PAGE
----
This means there may be a window of opportunity for some new competitor; or for an old one to make a comeback. Who will rise to the occasion?

The Toll of Noncompliance

Noncompliance banking

New York, New York, September 13, 2013 – It’s no secret that many large US brokerage houses have come under scrutiny in the aftermath of the great recession, along with many of the practices that are blamed for bringing about the economic decline. As regulators continue to sort through the financial rubble and investigate these firms with a punitive eye, legal related expenses continue to amass at staggering levels.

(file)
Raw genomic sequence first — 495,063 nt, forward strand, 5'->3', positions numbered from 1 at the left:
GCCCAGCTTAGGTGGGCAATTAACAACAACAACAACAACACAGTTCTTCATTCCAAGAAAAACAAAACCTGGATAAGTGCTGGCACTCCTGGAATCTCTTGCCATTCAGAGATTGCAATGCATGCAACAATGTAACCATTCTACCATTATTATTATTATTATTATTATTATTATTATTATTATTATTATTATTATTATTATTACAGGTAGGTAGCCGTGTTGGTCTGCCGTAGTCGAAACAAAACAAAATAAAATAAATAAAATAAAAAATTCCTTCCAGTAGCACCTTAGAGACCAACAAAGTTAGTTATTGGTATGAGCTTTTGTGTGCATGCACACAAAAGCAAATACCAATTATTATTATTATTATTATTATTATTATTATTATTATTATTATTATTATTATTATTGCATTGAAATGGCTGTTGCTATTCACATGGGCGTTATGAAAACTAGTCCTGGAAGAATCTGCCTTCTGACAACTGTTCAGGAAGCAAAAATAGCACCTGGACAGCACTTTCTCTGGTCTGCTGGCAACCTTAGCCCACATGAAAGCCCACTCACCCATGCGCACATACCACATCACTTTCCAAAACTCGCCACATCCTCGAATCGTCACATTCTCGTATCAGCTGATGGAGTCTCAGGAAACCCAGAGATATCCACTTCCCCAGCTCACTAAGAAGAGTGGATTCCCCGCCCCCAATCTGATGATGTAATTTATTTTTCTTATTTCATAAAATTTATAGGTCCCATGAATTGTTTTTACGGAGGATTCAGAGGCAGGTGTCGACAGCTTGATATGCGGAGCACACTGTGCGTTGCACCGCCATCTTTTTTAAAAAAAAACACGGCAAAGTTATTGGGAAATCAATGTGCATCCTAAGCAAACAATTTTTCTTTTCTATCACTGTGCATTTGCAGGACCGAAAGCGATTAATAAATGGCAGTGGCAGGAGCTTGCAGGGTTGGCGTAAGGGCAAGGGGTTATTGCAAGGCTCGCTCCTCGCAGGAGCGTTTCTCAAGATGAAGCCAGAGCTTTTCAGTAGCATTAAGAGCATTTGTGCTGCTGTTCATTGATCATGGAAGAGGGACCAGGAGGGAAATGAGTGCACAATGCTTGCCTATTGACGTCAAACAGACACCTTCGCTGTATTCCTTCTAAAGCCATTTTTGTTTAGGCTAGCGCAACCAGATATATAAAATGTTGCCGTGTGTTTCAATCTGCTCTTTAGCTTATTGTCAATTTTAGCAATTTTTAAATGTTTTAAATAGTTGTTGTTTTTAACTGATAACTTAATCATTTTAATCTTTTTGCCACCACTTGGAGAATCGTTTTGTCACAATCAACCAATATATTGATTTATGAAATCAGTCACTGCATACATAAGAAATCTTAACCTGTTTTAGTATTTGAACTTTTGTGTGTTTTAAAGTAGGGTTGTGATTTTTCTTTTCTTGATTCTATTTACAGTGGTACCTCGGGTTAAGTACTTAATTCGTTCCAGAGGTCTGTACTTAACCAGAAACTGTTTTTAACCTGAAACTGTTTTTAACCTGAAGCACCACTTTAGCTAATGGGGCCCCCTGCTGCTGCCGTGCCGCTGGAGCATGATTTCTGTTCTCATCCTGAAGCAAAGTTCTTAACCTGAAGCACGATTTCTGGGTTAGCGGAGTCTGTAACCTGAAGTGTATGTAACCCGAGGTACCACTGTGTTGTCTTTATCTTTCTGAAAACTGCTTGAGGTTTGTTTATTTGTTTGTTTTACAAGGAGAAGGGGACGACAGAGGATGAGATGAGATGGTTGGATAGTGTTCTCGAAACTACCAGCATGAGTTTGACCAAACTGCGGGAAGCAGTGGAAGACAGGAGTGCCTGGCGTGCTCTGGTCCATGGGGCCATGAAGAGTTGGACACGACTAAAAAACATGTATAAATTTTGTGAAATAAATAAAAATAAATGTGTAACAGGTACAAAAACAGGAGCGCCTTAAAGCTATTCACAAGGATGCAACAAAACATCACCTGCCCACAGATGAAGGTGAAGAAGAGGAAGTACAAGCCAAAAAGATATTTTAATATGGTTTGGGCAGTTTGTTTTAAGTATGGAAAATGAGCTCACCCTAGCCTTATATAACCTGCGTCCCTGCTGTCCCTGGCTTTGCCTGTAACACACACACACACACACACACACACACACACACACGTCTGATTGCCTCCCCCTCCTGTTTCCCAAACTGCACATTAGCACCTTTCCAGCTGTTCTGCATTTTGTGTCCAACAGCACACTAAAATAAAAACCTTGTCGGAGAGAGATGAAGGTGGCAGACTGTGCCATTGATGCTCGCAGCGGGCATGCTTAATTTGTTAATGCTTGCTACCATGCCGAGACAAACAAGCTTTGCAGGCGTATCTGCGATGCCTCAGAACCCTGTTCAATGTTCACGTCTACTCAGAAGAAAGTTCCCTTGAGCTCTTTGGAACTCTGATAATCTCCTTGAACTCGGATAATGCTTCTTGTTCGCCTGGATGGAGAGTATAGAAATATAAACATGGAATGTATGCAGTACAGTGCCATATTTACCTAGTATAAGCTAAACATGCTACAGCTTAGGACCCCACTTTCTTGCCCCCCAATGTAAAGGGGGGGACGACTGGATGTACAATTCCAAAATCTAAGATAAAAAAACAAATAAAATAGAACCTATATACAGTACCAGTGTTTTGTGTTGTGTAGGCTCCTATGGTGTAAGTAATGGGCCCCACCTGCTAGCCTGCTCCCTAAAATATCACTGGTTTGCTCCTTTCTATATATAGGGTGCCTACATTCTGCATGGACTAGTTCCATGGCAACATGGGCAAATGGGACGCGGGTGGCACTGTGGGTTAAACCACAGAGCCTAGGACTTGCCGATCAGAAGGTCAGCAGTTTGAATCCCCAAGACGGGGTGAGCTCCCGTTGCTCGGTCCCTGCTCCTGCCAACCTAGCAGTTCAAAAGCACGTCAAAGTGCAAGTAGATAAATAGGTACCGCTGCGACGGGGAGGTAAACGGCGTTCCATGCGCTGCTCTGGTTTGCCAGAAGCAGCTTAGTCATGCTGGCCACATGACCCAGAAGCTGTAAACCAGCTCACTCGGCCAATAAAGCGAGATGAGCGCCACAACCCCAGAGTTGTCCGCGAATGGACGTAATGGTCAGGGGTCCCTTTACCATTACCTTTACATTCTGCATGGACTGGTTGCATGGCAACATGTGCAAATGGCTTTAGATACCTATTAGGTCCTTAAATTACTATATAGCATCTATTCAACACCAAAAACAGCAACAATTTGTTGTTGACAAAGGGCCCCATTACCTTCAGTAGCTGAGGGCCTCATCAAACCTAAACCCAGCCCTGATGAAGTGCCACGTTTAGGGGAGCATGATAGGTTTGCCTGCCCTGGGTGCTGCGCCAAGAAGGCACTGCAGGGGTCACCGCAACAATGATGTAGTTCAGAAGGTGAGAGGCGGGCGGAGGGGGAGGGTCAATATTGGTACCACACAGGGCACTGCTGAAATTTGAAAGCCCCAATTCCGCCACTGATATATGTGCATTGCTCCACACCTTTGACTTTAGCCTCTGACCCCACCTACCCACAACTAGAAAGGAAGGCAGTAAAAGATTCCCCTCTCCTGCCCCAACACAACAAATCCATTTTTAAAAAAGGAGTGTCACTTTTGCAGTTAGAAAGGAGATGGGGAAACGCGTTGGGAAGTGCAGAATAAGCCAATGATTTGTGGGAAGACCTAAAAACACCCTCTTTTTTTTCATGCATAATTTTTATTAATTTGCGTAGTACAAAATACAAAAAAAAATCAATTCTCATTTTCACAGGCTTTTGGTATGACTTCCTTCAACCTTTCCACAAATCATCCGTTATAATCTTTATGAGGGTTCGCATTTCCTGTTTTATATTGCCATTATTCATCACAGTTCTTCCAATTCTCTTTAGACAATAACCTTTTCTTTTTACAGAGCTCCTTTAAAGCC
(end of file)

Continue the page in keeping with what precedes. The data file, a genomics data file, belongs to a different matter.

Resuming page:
According to today’s Wall Street Journal, in the past five years JP Morgan alone has run up a whopping tab of over $18 billion in legal related expenses. (Note: That’s $ billions – not $ millions). Facing at least seven separate investigations in areas ranging from trading oversight to mortgage bond sales to overseas hiring practices, the company continues to negotiate settlements with several different agencies, which still could lead to another $600 million in penalties. Bank of America and Citigroup, reported in the same article, face the same dilemma. In 2008 – 2012, each incurred legal related expenses  of $16.1 billion and $7.2  billion respectively. (WSJ: “Embattled JP Morgan Bulks Up Oversight,” Sept. 13, 2013).